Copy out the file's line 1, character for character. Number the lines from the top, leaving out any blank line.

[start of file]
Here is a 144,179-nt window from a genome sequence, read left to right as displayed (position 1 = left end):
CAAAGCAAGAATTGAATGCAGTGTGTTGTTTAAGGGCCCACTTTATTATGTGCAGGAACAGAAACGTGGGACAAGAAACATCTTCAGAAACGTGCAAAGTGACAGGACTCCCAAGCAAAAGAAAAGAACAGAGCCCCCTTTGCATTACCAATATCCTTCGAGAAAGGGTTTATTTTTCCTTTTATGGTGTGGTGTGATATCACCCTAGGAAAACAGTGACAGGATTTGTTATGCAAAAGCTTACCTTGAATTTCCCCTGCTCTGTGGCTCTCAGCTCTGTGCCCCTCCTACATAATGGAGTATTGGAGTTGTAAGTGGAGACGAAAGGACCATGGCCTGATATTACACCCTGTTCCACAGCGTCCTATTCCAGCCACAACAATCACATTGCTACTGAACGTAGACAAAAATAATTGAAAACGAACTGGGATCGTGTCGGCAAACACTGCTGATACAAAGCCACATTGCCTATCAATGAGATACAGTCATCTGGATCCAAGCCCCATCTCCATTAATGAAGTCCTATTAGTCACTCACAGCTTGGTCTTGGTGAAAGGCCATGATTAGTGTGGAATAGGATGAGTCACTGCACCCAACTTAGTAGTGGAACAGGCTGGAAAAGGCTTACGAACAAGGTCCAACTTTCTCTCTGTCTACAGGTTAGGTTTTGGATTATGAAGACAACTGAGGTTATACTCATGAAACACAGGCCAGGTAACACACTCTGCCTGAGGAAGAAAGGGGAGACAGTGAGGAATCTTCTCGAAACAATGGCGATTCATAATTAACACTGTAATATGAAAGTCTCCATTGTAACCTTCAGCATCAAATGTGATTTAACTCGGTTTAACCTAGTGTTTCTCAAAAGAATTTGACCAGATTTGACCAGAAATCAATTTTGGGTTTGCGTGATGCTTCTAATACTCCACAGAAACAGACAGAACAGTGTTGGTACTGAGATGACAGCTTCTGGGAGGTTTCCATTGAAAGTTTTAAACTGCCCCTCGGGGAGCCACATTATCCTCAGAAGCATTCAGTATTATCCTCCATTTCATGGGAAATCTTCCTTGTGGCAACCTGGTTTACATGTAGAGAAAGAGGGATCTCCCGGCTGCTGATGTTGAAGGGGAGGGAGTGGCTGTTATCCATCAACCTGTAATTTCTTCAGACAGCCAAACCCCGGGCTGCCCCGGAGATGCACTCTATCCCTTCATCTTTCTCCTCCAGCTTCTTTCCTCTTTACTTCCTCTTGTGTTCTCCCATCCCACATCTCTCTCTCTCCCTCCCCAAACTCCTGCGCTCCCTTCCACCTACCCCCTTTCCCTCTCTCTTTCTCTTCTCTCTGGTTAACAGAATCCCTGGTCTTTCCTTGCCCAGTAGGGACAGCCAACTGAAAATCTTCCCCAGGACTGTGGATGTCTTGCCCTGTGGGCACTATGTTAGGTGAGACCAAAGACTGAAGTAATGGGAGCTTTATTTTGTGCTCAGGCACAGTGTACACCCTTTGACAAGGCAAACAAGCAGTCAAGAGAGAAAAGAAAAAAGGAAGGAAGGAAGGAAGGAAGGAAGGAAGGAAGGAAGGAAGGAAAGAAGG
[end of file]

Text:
Here is a 144,179-nt window from a genome sequence, read left to right as displayed (position 1 = left end):